In July, 1921, after a period of rest, he again attempted to work. This time he tried vocational training in a garage, and managed to work until August, 1922. The foreman of the garage testified that the plaintiff could not effectively do the work but that out of sympathy for his condition he kept him on. Part of this period was spent in Hammett hospital for the removal of the growth on his right heel, as above stated. Finally the plaintiff had to give up this work also due to the pain and suffering especially in his right leg and foot, due to the injury to the sciatic nerve.

From August, 1922, until April, 1925, he did not work. In 1923 he had been refused further vocational guidance as a gas engine expert, because of his physical condition.

In April, 1925, he obtained work as a machinist for the Oil Well Supply Company, and he managed to hold this job until August, 1930. Even here, however, he could not work steadily, and from August, 1929 to February, 1930, he did no work. One of his coemployees testified that pain was apparent on the plaintiff's face; that 90 per cent. of the employees helped him with most of the hard work required of him, and that he was apparently "working on his nerve." Other evidence indicates that the plaintiff could not bear any weight on his right heel and that he had to walk on the forepart of his foot; that he was in constant pain; that he suffered from cramps and swellings in his right leg; that he suffered insomnia; that he is now totally and permanently disabled; and that his entire nervous system has been undermined.

The evidence in this case is clearly sufficient to support the verdict in favor of the plaintiff. It tends to show that the plaintiff's disability is permanent, for he has never recovered from the injuries received in battle, and any cure for him is highly improbable.The evidence also established that at the time of the trial he was totally and permanently disabled.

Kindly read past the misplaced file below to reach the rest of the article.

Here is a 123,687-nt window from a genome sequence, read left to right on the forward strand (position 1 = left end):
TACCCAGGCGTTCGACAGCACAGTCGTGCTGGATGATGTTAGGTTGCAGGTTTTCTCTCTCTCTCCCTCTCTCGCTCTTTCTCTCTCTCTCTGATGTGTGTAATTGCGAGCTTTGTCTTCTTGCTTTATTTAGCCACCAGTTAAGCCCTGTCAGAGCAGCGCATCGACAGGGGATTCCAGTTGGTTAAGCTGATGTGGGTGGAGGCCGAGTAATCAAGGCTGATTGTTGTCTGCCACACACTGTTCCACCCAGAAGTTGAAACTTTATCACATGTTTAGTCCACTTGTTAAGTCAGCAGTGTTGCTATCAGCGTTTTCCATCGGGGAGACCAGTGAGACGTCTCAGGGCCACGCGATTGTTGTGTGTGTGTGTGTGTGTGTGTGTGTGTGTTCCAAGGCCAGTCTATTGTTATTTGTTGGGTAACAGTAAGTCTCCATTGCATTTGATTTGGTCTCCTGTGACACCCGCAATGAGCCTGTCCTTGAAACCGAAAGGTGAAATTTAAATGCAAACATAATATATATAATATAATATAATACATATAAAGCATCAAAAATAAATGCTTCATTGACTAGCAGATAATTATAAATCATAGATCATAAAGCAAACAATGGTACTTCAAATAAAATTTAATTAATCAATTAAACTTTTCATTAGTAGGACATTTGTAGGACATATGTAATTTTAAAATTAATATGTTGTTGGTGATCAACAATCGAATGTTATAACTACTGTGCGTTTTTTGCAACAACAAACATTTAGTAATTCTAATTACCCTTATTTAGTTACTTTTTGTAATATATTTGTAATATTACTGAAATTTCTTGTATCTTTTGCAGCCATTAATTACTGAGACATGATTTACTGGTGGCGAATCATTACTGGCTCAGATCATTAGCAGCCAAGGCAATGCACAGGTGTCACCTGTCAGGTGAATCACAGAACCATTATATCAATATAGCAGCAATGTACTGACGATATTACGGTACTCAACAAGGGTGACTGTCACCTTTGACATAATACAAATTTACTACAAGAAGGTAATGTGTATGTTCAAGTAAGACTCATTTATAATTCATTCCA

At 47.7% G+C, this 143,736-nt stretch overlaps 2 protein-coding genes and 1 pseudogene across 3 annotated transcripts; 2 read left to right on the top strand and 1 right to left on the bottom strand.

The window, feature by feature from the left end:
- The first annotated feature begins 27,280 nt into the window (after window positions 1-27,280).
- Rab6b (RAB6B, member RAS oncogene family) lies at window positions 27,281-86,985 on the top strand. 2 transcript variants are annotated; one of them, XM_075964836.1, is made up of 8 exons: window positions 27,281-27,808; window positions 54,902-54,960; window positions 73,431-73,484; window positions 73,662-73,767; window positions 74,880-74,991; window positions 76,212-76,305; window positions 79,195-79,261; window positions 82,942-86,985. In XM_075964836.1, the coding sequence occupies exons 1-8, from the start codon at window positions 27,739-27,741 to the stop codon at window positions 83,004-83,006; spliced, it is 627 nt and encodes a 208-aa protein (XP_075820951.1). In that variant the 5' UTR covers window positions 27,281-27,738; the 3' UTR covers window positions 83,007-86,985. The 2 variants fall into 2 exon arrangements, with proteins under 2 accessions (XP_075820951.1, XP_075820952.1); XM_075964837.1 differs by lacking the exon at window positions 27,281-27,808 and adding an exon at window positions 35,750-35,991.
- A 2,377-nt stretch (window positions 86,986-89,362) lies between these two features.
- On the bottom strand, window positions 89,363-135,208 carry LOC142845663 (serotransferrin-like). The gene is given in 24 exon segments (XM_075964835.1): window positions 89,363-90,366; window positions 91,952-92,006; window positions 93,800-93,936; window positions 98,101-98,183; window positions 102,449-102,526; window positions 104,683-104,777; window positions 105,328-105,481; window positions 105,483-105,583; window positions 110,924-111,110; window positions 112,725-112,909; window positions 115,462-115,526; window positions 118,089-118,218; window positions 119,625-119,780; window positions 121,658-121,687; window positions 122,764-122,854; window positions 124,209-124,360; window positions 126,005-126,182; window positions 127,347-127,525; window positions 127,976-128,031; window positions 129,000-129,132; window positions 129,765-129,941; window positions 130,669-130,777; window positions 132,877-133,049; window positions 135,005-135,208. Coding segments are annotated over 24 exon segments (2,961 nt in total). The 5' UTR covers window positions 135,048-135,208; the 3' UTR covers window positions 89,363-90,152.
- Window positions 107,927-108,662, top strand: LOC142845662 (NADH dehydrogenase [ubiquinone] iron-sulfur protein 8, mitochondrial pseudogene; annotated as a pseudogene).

This leaves open the question of whether or not his disability was total throughout the period from November, 1920, until the trial. Though a superficial consideration of the plaintiff's work record would make it seem inconsistent with the allegation of total disability at that time, this apparent inconsistency disappears when all of the circumstances surrounding the work record are considered. To restate some of these briefly, when he was working in the garage, he was kept on, not because he was able to do the work required of him, but out of sympathy for his condition. When he was working for the Oil Well Supply Company, his coemployees, taking pity on him because of his condition, did practically all of the strenuous work for him. They saw that he was "working on his nerve," and his pain was written on his face. "Running through this work testimony is an inescapable expression of human sympathy * * * ; of a sense of human obligation of the strong towards the weak." Goble v. United States, 7 Cir., 94 F.2d 275, 276. He suffered from cramps, insomnia, and was in constant pain. He could not even walk normally.He underwent several operations in an attempt to cure his disability but was finally advised against any further operations. He continually sought medical treatment. He was refused further vocational guidance because of his physical condition. All of these hardships are directly attributable to the injuries received in the service of his country. They indicate that the plaintiff worked "when really unable and at the risk of endangering his health or life." Lumbra v. United States, 290 U.S. 551, 54 S. Ct. 272, 276, 78 L. Ed. 492. He is therefore entitled to the benefits of his policy of war risk insurance, Lumbra v. United States, supra; United States v. Caldwell, 3 Cir., 69 F.2d 200, and the judgment is affirmed.